Hall Effect Switches are generation of an electric potential perpendicular to both an electric current flowing along a conducting material and an external magnetic field applied at right angles to the current upon application of the magnetic field.
The Hall effect principle is named for physicist Edwin Hall. In 1879 he discovered that when a conductor or semiconductor with current flowing in one direction was introduced perpendicular to a magnetic field a voltage could be measured at right angles to the current path.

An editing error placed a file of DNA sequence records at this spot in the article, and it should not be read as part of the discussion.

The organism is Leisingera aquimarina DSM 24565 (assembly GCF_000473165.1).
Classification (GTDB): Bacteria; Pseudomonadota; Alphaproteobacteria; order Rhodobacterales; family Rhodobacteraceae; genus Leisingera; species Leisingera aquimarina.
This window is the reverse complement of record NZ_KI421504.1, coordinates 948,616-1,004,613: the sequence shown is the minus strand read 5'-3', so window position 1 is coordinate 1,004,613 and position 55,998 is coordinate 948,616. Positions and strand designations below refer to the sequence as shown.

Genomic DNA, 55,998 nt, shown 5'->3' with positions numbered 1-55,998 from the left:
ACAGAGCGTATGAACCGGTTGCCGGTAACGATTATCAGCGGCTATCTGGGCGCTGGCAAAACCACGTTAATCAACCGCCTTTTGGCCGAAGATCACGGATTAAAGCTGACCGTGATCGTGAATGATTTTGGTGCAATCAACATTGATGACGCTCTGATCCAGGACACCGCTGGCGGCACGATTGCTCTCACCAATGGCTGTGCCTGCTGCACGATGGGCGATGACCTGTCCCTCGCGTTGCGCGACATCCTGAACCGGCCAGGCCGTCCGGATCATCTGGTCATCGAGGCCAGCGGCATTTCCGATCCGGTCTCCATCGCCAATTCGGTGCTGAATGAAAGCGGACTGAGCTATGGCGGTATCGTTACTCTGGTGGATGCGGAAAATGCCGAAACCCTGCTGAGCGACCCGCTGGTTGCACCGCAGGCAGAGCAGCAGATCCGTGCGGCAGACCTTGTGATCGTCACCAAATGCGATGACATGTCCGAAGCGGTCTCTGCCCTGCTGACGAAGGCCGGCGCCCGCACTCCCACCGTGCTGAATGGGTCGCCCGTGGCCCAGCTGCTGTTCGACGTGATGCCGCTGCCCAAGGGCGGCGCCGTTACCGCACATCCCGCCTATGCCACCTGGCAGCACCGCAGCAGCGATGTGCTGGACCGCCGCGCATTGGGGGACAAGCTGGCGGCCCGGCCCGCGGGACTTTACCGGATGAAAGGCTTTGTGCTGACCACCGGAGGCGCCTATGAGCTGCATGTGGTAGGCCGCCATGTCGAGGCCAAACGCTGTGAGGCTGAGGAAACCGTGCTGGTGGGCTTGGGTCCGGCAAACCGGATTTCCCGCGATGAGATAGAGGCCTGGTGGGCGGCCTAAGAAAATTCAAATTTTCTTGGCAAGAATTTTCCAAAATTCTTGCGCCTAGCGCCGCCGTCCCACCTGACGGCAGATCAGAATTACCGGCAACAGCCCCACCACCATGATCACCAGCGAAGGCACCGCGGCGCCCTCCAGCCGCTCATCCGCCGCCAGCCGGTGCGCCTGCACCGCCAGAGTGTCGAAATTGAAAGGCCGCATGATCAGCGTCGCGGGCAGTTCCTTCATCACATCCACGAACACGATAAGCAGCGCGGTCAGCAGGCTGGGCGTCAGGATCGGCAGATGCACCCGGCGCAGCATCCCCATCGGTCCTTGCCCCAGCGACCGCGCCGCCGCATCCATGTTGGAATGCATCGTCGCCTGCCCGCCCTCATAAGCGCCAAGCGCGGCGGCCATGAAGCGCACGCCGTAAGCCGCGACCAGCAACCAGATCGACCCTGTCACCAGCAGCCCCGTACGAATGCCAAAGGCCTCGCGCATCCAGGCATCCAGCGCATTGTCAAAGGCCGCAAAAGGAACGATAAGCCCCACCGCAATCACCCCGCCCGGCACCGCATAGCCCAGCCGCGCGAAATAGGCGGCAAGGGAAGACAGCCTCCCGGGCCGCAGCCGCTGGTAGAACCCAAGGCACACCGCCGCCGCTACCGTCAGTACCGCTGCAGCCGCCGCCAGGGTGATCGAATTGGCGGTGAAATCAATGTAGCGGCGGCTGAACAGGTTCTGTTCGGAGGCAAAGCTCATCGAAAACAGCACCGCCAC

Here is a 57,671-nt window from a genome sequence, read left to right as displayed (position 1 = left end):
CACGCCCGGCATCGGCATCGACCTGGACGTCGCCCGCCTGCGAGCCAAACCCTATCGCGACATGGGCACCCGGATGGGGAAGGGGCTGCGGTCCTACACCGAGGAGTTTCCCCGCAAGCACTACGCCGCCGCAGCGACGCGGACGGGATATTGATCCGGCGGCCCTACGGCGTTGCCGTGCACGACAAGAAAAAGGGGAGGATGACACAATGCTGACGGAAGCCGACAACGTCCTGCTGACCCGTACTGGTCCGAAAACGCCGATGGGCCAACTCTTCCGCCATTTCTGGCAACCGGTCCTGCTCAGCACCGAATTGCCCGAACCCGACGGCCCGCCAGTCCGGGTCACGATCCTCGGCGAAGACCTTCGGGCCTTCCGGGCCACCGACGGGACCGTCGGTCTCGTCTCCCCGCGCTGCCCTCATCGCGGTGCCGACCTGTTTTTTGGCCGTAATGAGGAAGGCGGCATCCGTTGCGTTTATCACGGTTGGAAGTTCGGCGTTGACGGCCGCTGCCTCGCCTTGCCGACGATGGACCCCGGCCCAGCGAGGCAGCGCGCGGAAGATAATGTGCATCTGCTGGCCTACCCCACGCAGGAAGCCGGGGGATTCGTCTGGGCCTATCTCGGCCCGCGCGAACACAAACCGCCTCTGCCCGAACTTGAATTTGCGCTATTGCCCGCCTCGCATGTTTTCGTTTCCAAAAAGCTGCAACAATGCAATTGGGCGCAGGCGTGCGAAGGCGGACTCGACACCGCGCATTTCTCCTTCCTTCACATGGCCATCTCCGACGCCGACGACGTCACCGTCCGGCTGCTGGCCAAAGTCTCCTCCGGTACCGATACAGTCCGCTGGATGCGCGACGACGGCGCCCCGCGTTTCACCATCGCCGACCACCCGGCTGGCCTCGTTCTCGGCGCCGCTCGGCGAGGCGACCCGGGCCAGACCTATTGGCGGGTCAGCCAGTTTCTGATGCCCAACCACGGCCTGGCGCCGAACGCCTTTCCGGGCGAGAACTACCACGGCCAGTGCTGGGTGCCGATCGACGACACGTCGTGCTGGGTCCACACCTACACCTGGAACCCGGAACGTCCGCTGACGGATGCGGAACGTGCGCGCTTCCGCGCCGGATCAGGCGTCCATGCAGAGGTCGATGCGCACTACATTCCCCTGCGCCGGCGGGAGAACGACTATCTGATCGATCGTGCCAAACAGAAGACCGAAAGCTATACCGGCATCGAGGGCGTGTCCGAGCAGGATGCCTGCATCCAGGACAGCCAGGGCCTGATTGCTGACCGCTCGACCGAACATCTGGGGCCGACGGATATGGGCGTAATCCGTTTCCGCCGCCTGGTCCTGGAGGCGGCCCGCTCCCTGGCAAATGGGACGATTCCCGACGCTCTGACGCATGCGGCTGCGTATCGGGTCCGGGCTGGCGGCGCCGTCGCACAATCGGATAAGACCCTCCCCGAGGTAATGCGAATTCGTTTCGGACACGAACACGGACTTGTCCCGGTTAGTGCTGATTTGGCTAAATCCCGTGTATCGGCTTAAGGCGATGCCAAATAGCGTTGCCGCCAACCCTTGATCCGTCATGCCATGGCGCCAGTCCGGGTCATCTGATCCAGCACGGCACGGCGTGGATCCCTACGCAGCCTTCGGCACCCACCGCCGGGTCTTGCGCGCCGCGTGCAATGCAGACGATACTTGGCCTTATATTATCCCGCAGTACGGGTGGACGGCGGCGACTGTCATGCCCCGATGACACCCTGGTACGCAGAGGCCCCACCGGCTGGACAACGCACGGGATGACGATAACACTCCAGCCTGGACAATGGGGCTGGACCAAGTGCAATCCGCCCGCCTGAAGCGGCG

The common analogy popular at the time of Hall’s discovery was of electric current in a wire to a flowing liquid in a pipe. Hall’s theory equated the magnetic force on the current resulting in a crowding to one side of the pipe or wire.
Electromagnetic field theory has allowed a more refined interpretation of the physics responsible for the Hall effect.
Hall-effect switches are most commonly used in sensing absolute position, because they require a south pole of sufficient strength to turn the output on and then removal of that field to turn the output off.
These contactless sensing solutions require few external components and can withstand the hostile operating conditions of automotive applications.